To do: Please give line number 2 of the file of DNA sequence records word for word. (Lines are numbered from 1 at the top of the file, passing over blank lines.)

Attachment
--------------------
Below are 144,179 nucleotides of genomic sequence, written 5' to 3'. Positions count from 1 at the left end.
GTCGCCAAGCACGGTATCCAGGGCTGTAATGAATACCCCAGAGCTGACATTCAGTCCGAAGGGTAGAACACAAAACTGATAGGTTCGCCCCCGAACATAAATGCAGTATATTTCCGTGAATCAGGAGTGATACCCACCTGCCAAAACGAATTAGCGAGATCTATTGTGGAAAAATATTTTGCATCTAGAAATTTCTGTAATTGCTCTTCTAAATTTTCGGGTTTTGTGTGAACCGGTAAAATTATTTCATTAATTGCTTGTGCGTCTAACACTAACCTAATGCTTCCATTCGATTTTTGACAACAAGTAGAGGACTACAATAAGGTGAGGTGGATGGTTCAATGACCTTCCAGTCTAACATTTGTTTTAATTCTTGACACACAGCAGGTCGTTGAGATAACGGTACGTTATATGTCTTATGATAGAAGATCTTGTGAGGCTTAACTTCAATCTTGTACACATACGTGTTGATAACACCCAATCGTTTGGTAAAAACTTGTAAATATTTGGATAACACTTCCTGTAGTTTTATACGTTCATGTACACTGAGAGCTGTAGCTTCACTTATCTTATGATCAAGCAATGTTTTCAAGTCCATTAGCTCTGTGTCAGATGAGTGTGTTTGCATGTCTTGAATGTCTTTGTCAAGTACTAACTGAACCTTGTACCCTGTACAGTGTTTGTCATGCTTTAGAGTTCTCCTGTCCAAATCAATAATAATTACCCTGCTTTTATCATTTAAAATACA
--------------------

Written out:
GTCGCCAAGCACGGTATCCAGGGCTGTAATGAATACCCCAGAGCTGACATTCAGTCCGAAGGGTAGAACACAAAACTGATAGGTTCGCCCCCGAACATAAATGCAGTATATTTCCGTGAATCAGGAGTGATACCCACCTGCCAAAACGAATTAGCGAGATCTATTGTGGAAAAATATTTTGCATCTAGAAATTTCTGTAATTGCTCTTCTAAATTTTCGGGTTTTGTGTGAACCGGTAAAATTATTTCATTAATTGCTTGTGCGTCTAACACTAACCTAATGCTTCCATTCGATTTTTGACAACAAGTAGAGGACTACAATAAGGTGAGGTGGATGGTTCAATGACCTTCCAGTCTAACATTTGTTTTAATTCTTGACACACAGCAGGTCGTTGAGATAACGGTACGTTATATGTCTTATGATAGAAGATCTTGTGAGGCTTAACTTCAATCTTGTACACATACGTGTTGATAACACCCAATCGTTTGGTAAAAACTTGTAAATATTTGGATAACACTTCCTGTAGTTTTATACGTTCATGTACACTGAGAGCTGTAGCTTCACTTATCTTATGATCAAGCAATGTTTTCAAGTCCATTAGCTCTGTGTCAGATGAGTGTGTTTGCATGTCTTGAATGTCTTTGTCAAGTACTAACTGAACCTTGTACCCTGTACAGTGTTTGTCATGCTTTAGAGTTCTCCTGTCCAAATCAATAATAATTACCCTGCTTTTATCATTTAAAATACA